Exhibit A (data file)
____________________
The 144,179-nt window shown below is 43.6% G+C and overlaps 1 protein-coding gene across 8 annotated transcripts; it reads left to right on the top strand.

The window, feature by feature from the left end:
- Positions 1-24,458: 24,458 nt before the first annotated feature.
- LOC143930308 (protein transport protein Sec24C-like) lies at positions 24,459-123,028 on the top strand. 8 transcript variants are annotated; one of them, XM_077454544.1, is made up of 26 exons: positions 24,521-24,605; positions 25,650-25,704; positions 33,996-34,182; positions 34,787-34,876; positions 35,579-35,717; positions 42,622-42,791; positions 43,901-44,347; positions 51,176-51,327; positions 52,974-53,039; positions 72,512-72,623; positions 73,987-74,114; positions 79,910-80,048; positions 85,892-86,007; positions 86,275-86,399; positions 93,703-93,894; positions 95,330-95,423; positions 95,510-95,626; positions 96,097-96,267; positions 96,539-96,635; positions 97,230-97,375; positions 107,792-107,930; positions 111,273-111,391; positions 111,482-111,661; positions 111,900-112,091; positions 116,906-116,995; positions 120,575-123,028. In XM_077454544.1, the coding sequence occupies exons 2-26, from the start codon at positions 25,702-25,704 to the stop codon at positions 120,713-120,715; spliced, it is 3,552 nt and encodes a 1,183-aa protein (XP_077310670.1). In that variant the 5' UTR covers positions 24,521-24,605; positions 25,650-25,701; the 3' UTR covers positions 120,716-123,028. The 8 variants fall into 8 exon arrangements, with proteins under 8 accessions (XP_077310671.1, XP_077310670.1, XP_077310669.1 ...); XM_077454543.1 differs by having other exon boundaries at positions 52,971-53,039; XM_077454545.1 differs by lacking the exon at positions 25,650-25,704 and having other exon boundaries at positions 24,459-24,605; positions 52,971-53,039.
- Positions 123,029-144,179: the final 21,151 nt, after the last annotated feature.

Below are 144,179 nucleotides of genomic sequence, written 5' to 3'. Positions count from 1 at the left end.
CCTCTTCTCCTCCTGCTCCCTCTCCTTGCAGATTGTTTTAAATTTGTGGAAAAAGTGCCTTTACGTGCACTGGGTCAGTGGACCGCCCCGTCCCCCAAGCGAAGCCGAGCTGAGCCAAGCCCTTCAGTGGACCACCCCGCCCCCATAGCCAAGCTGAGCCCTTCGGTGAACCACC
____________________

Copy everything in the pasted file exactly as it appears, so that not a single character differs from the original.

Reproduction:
The 144,179-nt window shown below is 43.6% G+C and overlaps 1 protein-coding gene across 8 annotated transcripts; it reads left to right on the top strand.

The window, feature by feature from the left end:
- Positions 1-24,458: 24,458 nt before the first annotated feature.
- LOC143930308 (protein transport protein Sec24C-like) lies at positions 24,459-123,028 on the top strand. 8 transcript variants are annotated; one of them, XM_077454544.1, is made up of 26 exons: positions 24,521-24,605; positions 25,650-25,704; positions 33,996-34,182; positions 34,787-34,876; positions 35,579-35,717; positions 42,622-42,791; positions 43,901-44,347; positions 51,176-51,327; positions 52,974-53,039; positions 72,512-72,623; positions 73,987-74,114; positions 79,910-80,048; positions 85,892-86,007; positions 86,275-86,399; positions 93,703-93,894; positions 95,330-95,423; positions 95,510-95,626; positions 96,097-96,267; positions 96,539-96,635; positions 97,230-97,375; positions 107,792-107,930; positions 111,273-111,391; positions 111,482-111,661; positions 111,900-112,091; positions 116,906-116,995; positions 120,575-123,028. In XM_077454544.1, the coding sequence occupies exons 2-26, from the start codon at positions 25,702-25,704 to the stop codon at positions 120,713-120,715; spliced, it is 3,552 nt and encodes a 1,183-aa protein (XP_077310670.1). In that variant the 5' UTR covers positions 24,521-24,605; positions 25,650-25,701; the 3' UTR covers positions 120,716-123,028. The 8 variants fall into 8 exon arrangements, with proteins under 8 accessions (XP_077310671.1, XP_077310670.1, XP_077310669.1 ...); XM_077454543.1 differs by having other exon boundaries at positions 52,971-53,039; XM_077454545.1 differs by lacking the exon at positions 25,650-25,704 and having other exon boundaries at positions 24,459-24,605; positions 52,971-53,039.
- Positions 123,029-144,179: the final 21,151 nt, after the last annotated feature.

Below are 144,179 nucleotides of genomic sequence, written 5' to 3'. Positions count from 1 at the left end.
CCTCTTCTCCTCCTGCTCCCTCTCCTTGCAGATTGTTTTAAATTTGTGGAAAAAGTGCCTTTACGTGCACTGGGTCAGTGGACCGCCCCGTCCCCCAAGCGAAGCCGAGCTGAGCCAAGCCCTTCAGTGGACCACCCCGCCCCCATAGCCAAGCTGAGCCCTTCGGTGAACCACC